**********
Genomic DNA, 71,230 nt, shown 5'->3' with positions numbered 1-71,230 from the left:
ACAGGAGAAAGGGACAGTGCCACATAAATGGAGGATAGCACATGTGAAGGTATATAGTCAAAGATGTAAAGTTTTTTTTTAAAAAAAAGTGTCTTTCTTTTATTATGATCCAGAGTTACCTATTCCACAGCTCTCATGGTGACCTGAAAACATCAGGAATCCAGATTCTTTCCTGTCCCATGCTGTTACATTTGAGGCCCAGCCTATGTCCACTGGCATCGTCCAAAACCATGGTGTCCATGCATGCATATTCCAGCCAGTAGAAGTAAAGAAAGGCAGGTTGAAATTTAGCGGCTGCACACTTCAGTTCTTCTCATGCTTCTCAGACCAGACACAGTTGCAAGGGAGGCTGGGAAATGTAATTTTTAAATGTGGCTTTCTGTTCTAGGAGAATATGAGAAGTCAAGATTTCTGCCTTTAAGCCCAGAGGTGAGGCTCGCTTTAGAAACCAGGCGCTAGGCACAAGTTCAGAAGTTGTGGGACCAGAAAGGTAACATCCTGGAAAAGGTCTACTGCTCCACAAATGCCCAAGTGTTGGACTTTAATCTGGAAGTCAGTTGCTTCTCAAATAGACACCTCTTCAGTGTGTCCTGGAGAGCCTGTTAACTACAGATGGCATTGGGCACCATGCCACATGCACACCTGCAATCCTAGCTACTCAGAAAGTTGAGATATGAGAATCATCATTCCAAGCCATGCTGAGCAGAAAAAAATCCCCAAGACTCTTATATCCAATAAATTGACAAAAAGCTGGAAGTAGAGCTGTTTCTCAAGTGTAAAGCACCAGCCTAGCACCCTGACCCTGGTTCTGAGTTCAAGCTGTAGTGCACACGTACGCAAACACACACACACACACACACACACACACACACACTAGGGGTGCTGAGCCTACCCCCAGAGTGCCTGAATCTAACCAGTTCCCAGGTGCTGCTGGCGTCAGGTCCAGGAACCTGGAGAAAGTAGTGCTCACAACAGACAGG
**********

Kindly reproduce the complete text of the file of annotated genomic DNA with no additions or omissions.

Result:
Genomic DNA, 71,230 nt, shown 5'->3' with positions numbered 1-71,230 from the left:
ACAGGAGAAAGGGACAGTGCCACATAAATGGAGGATAGCACATGTGAAGGTATATAGTCAAAGATGTAAAGTTTTTTTTTAAAAAAAAGTGTCTTTCTTTTATTATGATCCAGAGTTACCTATTCCACAGCTCTCATGGTGACCTGAAAACATCAGGAATCCAGATTCTTTCCTGTCCCATGCTGTTACATTTGAGGCCCAGCCTATGTCCACTGGCATCGTCCAAAACCATGGTGTCCATGCATGCATATTCCAGCCAGTAGAAGTAAAGAAAGGCAGGTTGAAATTTAGCGGCTGCACACTTCAGTTCTTCTCATGCTTCTCAGACCAGACACAGTTGCAAGGGAGGCTGGGAAATGTAATTTTTAAATGTGGCTTTCTGTTCTAGGAGAATATGAGAAGTCAAGATTTCTGCCTTTAAGCCCAGAGGTGAGGCTCGCTTTAGAAACCAGGCGCTAGGCACAAGTTCAGAAGTTGTGGGACCAGAAAGGTAACATCCTGGAAAAGGTCTACTGCTCCACAAATGCCCAAGTGTTGGACTTTAATCTGGAAGTCAGTTGCTTCTCAAATAGACACCTCTTCAGTGTGTCCTGGAGAGCCTGTTAACTACAGATGGCATTGGGCACCATGCCACATGCACACCTGCAATCCTAGCTACTCAGAAAGTTGAGATATGAGAATCATCATTCCAAGCCATGCTGAGCAGAAAAAAATCCCCAAGACTCTTATATCCAATAAATTGACAAAAAGCTGGAAGTAGAGCTGTTTCTCAAGTGTAAAGCACCAGCCTAGCACCCTGACCCTGGTTCTGAGTTCAAGCTGTAGTGCACACGTACGCAAACACACACACACACACACACACACACACACACACTAGGGGTGCTGAGCCTACCCCCAGAGTGCCTGAATCTAACCAGTTCCCAGGTGCTGCTGGCGTCAGGTCCAGGAACCTGGAGAAAGTAGTGCTCACAACAGACAGG